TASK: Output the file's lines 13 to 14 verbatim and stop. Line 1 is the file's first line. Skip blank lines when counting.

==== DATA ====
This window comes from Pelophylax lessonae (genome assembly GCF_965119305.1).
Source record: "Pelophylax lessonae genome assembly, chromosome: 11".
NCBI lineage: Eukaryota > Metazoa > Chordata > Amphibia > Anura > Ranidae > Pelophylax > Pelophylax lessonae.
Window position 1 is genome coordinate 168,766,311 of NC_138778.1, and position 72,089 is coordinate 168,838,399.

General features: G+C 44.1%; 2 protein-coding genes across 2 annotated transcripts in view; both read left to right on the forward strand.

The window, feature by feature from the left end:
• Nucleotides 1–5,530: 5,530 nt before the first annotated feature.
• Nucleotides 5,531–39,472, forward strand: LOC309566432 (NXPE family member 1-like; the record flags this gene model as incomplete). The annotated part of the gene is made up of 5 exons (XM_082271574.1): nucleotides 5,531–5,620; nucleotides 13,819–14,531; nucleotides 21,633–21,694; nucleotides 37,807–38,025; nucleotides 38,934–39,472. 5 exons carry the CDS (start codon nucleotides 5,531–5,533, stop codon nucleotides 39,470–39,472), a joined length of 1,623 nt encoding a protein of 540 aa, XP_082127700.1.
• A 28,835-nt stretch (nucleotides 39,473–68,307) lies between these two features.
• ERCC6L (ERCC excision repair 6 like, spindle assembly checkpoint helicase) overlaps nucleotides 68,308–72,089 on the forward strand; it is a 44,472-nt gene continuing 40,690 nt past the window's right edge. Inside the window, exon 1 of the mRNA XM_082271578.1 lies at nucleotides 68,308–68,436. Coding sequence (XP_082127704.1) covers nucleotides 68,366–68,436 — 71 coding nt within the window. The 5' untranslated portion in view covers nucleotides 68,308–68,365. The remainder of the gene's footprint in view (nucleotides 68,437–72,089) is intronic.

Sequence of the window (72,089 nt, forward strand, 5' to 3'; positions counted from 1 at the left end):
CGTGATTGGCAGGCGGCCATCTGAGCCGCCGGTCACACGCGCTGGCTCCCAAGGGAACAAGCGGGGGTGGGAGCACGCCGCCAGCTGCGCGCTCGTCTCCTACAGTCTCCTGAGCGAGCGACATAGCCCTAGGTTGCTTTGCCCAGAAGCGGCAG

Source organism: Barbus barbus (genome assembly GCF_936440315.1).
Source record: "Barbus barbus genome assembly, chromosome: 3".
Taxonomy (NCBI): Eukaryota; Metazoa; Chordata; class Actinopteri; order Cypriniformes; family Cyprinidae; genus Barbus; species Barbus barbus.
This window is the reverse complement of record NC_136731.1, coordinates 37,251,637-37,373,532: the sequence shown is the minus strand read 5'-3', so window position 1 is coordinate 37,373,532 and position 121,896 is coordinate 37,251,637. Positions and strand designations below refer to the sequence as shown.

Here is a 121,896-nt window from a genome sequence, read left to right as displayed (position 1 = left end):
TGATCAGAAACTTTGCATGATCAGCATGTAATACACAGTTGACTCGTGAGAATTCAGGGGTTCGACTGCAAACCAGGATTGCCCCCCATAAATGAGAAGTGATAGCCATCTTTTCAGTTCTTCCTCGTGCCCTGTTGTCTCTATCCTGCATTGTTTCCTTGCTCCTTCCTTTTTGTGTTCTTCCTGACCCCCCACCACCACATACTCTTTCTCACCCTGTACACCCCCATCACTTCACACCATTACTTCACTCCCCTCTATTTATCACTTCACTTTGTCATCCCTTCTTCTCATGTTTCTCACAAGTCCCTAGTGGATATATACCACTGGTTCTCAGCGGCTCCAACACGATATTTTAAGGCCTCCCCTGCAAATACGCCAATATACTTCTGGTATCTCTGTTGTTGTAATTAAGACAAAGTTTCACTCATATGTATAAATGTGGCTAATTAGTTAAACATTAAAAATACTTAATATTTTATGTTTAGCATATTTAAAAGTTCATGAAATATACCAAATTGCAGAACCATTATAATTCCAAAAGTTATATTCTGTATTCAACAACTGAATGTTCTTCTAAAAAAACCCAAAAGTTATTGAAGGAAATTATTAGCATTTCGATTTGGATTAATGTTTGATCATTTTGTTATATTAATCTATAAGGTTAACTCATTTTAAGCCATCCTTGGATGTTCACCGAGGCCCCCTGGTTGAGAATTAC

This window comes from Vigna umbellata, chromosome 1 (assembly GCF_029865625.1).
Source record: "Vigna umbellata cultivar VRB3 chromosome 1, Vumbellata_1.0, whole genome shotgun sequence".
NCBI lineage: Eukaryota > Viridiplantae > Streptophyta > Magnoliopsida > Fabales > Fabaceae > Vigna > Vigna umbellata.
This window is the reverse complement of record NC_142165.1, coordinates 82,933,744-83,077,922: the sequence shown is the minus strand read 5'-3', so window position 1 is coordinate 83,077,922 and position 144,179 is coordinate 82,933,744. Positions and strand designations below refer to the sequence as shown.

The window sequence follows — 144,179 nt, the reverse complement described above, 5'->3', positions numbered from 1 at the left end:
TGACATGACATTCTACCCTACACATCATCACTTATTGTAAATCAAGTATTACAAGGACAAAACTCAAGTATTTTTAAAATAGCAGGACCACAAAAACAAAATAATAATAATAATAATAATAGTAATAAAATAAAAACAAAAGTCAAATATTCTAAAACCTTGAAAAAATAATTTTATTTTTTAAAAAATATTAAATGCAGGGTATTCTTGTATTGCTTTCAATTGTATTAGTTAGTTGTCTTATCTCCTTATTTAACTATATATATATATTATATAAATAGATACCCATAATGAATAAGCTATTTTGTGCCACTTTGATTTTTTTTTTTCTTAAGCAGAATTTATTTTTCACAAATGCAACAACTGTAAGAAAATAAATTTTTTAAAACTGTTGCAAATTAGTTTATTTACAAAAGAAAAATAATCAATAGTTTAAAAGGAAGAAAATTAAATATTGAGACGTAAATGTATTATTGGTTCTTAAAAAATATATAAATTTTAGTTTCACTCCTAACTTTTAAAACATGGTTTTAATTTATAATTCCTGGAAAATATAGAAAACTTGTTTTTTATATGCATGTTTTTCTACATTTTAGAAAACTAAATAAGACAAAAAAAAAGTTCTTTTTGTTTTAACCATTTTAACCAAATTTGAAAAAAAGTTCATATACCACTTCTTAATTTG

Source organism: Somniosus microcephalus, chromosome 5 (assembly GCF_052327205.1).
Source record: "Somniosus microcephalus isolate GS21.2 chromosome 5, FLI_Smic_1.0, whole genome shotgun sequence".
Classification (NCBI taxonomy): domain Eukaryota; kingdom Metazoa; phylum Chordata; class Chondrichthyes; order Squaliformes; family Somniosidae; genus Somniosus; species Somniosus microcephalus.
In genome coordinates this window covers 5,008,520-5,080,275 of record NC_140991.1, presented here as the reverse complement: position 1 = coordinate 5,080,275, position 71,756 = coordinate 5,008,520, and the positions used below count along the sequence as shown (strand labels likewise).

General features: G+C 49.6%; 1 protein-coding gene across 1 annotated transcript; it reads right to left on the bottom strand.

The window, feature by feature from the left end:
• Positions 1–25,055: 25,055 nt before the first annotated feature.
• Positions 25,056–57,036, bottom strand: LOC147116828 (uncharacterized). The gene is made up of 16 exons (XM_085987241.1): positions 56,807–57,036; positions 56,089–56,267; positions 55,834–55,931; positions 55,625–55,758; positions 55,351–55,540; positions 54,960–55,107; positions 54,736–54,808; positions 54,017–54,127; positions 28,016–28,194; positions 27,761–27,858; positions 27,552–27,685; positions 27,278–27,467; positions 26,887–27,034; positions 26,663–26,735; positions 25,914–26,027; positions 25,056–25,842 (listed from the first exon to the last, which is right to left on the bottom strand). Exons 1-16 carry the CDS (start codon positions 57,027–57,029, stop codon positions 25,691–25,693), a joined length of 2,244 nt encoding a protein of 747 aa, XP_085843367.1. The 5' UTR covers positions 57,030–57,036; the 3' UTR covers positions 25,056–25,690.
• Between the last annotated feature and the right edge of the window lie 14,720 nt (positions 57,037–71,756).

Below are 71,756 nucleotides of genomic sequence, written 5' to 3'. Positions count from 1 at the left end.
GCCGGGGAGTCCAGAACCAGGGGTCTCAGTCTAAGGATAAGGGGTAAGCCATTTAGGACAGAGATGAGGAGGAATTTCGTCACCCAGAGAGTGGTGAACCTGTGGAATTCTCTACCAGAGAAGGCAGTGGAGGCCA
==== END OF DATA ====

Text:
Source organism: Barbus barbus (genome assembly GCF_936440315.1).
Source record: "Barbus barbus genome assembly, chromosome: 3".